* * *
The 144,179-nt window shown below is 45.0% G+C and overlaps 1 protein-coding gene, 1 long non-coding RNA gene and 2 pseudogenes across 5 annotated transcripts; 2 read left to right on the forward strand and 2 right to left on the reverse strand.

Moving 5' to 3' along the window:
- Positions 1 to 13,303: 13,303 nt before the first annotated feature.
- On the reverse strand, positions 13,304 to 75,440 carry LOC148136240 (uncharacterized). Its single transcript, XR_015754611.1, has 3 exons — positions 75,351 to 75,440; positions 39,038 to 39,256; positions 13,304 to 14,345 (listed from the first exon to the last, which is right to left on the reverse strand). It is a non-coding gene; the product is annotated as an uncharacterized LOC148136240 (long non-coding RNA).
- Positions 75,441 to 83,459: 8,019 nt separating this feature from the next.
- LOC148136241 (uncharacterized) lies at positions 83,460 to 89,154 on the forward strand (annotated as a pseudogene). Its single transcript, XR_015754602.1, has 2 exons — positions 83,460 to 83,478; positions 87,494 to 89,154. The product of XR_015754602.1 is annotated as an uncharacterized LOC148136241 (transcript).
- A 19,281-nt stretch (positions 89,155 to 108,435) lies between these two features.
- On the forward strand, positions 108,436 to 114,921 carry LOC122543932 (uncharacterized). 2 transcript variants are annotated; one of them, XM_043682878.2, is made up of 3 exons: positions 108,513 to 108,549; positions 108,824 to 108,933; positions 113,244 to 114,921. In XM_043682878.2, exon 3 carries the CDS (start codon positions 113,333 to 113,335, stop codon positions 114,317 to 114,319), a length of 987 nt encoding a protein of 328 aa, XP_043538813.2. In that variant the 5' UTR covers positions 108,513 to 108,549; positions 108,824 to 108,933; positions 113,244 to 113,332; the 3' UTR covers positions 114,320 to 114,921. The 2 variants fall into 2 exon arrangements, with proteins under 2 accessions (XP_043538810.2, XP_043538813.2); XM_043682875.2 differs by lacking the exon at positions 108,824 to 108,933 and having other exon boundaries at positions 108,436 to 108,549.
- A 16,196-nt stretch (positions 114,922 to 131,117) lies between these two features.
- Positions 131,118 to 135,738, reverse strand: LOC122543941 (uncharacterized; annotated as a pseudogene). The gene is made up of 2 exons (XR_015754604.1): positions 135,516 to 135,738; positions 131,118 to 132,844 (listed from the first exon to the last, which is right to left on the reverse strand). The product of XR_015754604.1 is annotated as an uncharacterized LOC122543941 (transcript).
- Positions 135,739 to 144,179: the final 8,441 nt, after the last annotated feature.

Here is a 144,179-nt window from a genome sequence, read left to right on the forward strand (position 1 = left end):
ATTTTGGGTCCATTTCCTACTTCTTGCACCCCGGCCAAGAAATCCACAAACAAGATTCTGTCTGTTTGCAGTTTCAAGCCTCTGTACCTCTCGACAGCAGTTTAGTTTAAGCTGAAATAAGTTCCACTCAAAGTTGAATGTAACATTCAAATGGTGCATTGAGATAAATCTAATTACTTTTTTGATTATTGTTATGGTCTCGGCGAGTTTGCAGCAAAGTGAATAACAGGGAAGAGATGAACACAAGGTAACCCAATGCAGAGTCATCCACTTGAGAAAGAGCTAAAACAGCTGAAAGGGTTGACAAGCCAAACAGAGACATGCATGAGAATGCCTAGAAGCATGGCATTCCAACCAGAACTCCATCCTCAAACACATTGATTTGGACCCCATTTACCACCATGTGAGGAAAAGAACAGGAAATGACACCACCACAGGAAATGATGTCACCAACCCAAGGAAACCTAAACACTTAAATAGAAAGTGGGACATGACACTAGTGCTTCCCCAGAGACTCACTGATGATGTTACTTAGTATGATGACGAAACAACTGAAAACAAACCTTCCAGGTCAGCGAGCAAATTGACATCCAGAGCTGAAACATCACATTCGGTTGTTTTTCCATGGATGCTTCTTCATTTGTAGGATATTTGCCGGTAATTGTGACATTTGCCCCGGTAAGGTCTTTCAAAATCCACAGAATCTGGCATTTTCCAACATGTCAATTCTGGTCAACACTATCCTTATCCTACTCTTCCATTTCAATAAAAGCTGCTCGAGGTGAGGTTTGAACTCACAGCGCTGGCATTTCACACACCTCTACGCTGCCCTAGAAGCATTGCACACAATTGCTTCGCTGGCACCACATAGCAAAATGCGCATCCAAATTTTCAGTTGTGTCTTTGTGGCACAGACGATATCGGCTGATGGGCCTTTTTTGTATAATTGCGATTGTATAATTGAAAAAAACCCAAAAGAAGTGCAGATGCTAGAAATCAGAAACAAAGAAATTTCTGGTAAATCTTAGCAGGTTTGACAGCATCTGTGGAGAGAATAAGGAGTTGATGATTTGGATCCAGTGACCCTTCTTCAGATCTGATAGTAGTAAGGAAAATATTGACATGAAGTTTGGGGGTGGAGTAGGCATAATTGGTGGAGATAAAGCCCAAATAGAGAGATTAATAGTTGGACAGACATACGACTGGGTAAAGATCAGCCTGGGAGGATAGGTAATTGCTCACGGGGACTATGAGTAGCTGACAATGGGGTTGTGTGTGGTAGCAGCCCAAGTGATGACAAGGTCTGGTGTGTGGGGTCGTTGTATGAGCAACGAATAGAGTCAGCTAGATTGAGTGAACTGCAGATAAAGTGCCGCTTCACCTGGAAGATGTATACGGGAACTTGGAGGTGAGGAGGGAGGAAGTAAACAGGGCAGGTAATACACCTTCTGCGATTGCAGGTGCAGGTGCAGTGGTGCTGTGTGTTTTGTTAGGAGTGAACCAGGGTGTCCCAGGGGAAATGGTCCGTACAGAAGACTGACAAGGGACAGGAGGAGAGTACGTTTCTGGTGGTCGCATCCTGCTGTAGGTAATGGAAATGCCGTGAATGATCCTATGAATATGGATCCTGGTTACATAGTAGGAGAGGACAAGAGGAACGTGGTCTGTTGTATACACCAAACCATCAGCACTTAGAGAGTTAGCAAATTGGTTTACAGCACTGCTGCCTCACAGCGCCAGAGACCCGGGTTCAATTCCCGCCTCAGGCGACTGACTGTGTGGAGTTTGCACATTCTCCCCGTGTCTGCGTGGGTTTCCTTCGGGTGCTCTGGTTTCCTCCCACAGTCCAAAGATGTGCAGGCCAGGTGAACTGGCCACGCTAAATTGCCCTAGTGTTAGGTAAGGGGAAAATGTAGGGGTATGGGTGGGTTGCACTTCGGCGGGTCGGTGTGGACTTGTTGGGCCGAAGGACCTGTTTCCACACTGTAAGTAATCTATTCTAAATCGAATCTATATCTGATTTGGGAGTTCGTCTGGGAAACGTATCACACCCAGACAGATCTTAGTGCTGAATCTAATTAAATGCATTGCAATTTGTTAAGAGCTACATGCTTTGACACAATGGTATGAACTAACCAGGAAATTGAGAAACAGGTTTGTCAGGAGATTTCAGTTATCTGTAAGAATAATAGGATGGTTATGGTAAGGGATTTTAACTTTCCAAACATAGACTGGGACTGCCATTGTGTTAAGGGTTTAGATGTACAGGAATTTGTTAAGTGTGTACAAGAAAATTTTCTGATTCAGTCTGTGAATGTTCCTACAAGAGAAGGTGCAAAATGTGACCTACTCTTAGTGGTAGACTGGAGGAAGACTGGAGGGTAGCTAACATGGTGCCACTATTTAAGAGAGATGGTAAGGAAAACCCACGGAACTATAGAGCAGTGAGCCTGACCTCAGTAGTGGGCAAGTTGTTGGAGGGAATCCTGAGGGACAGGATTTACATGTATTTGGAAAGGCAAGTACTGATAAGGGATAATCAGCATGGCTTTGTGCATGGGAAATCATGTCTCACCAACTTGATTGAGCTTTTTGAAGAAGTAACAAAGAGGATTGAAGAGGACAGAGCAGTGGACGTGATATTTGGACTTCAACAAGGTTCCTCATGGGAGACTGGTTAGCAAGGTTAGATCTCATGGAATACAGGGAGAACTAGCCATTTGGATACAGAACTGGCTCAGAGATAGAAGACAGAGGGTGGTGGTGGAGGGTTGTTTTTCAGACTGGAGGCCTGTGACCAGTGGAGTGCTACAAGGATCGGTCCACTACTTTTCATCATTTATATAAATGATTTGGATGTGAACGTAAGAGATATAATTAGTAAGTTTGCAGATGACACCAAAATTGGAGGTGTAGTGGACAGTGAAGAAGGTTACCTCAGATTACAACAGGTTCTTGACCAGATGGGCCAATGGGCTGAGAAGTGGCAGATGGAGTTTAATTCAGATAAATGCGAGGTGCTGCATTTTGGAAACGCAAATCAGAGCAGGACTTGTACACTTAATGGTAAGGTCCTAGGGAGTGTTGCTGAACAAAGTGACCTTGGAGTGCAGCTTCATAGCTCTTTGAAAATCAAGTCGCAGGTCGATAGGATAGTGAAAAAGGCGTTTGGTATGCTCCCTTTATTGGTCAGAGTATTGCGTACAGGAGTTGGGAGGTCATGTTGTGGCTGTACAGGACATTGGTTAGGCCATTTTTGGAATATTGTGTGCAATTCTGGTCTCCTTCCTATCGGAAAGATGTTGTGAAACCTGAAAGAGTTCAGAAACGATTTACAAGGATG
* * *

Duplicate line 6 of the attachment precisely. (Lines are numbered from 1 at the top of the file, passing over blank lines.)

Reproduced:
- LOC148136241 (uncharacterized) lies at positions 83,460 to 89,154 on the forward strand (annotated as a pseudogene). Its single transcript, XR_015754602.1, has 2 exons — positions 83,460 to 83,478; positions 87,494 to 89,154. The product of XR_015754602.1 is annotated as an uncharacterized LOC148136241 (transcript).